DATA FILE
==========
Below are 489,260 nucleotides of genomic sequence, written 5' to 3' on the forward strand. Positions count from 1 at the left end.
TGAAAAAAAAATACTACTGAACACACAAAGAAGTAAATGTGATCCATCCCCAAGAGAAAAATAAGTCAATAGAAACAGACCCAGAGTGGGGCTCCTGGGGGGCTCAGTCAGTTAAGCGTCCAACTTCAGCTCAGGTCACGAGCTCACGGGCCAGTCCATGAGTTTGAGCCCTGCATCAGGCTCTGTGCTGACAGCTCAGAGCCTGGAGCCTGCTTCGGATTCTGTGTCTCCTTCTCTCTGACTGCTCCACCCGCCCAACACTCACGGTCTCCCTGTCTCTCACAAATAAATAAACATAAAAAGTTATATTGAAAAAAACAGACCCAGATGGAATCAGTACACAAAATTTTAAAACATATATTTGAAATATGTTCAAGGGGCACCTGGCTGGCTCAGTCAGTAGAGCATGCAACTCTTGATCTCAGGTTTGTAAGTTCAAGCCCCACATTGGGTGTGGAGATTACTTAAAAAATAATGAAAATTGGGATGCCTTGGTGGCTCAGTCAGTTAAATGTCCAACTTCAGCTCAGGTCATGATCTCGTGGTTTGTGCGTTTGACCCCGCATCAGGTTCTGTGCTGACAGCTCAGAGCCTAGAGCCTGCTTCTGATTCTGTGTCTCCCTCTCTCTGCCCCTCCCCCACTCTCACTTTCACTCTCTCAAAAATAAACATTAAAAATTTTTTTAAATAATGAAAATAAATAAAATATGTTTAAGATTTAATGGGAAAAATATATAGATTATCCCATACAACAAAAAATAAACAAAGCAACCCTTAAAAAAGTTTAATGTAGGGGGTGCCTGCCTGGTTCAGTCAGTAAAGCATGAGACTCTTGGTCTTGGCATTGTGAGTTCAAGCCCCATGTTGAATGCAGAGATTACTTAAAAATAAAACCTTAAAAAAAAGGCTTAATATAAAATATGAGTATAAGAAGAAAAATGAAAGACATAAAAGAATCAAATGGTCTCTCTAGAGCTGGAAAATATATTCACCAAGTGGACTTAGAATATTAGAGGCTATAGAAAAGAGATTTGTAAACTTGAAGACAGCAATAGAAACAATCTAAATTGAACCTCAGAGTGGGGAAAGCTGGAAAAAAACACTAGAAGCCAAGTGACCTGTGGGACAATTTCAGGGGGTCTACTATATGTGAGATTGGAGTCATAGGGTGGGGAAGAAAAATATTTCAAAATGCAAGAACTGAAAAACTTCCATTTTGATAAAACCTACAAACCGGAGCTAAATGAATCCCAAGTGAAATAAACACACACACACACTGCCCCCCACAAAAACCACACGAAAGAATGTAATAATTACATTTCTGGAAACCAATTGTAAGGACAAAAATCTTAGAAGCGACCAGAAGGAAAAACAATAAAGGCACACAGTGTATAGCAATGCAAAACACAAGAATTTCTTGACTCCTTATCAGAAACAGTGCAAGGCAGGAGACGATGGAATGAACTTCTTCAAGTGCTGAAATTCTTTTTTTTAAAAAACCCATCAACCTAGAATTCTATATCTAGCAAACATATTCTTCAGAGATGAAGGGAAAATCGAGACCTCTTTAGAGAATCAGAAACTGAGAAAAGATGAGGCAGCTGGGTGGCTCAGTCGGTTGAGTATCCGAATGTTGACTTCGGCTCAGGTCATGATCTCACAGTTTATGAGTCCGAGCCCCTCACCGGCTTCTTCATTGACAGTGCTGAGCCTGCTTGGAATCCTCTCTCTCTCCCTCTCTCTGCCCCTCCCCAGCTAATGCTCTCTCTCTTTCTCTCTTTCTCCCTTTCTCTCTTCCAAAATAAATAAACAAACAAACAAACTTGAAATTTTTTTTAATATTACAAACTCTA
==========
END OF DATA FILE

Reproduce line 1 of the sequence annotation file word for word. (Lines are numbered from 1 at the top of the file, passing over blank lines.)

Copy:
Below are 489,260 nucleotides of genomic sequence, written 5' to 3' on the forward strand. Positions count from 1 at the left end.